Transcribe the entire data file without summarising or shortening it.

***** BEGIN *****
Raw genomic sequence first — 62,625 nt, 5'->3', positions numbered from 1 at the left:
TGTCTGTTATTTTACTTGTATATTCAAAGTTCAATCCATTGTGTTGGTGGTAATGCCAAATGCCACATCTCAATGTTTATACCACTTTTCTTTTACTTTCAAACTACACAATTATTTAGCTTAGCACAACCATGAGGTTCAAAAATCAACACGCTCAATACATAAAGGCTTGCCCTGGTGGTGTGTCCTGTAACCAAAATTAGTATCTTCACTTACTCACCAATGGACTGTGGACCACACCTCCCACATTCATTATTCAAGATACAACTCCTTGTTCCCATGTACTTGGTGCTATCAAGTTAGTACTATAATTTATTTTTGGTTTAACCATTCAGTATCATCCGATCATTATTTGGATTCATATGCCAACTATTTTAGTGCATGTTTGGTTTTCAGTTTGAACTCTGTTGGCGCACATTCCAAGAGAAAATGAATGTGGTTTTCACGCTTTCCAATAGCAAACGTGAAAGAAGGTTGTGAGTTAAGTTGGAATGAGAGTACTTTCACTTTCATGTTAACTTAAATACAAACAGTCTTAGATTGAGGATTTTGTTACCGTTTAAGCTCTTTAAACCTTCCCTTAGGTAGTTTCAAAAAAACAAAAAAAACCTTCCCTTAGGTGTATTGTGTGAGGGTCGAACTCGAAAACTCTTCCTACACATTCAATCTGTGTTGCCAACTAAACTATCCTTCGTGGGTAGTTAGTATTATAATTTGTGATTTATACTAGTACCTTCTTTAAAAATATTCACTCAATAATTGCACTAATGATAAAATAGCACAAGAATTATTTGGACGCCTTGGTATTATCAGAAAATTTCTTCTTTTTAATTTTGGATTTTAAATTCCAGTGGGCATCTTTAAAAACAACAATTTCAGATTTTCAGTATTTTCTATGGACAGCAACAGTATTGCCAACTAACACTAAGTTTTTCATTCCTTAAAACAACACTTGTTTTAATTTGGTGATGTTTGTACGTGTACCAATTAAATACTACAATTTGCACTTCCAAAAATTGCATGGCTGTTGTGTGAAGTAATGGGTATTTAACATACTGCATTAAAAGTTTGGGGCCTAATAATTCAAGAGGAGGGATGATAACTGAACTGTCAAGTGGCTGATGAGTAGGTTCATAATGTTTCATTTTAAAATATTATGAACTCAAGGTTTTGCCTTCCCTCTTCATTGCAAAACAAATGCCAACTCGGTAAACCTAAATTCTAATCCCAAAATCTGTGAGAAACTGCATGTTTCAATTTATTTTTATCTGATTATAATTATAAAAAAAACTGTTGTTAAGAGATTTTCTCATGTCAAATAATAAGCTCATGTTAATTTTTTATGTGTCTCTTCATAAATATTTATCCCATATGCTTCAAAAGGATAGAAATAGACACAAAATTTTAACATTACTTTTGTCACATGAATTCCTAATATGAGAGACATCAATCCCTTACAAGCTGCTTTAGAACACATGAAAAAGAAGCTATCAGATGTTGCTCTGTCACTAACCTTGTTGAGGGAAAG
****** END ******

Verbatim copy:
Raw genomic sequence first — 62,625 nt, 5'->3', positions numbered from 1 at the left:
TGTCTGTTATTTTACTTGTATATTCAAAGTTCAATCCATTGTGTTGGTGGTAATGCCAAATGCCACATCTCAATGTTTATACCACTTTTCTTTTACTTTCAAACTACACAATTATTTAGCTTAGCACAACCATGAGGTTCAAAAATCAACACGCTCAATACATAAAGGCTTGCCCTGGTGGTGTGTCCTGTAACCAAAATTAGTATCTTCACTTACTCACCAATGGACTGTGGACCACACCTCCCACATTCATTATTCAAGATACAACTCCTTGTTCCCATGTACTTGGTGCTATCAAGTTAGTACTATAATTTATTTTTGGTTTAACCATTCAGTATCATCCGATCATTATTTGGATTCATATGCCAACTATTTTAGTGCATGTTTGGTTTTCAGTTTGAACTCTGTTGGCGCACATTCCAAGAGAAAATGAATGTGGTTTTCACGCTTTCCAATAGCAAACGTGAAAGAAGGTTGTGAGTTAAGTTGGAATGAGAGTACTTTCACTTTCATGTTAACTTAAATACAAACAGTCTTAGATTGAGGATTTTGTTACCGTTTAAGCTCTTTAAACCTTCCCTTAGGTAGTTTCAAAAAAACAAAAAAAACCTTCCCTTAGGTGTATTGTGTGAGGGTCGAACTCGAAAACTCTTCCTACACATTCAATCTGTGTTGCCAACTAAACTATCCTTCGTGGGTAGTTAGTATTATAATTTGTGATTTATACTAGTACCTTCTTTAAAAATATTCACTCAATAATTGCACTAATGATAAAATAGCACAAGAATTATTTGGACGCCTTGGTATTATCAGAAAATTTCTTCTTTTTAATTTTGGATTTTAAATTCCAGTGGGCATCTTTAAAAACAACAATTTCAGATTTTCAGTATTTTCTATGGACAGCAACAGTATTGCCAACTAACACTAAGTTTTTCATTCCTTAAAACAACACTTGTTTTAATTTGGTGATGTTTGTACGTGTACCAATTAAATACTACAATTTGCACTTCCAAAAATTGCATGGCTGTTGTGTGAAGTAATGGGTATTTAACATACTGCATTAAAAGTTTGGGGCCTAATAATTCAAGAGGAGGGATGATAACTGAACTGTCAAGTGGCTGATGAGTAGGTTCATAATGTTTCATTTTAAAATATTATGAACTCAAGGTTTTGCCTTCCCTCTTCATTGCAAAACAAATGCCAACTCGGTAAACCTAAATTCTAATCCCAAAATCTGTGAGAAACTGCATGTTTCAATTTATTTTTATCTGATTATAATTATAAAAAAAACTGTTGTTAAGAGATTTTCTCATGTCAAATAATAAGCTCATGTTAATTTTTTATGTGTCTCTTCATAAATATTTATCCCATATGCTTCAAAAGGATAGAAATAGACACAAAATTTTAACATTACTTTTGTCACATGAATTCCTAATATGAGAGACATCAATCCCTTACAAGCTGCTTTAGAACACATGAAAAAGAAGCTATCAGATGTTGCTCTGTCACTAACCTTGTTGAGGGAAAG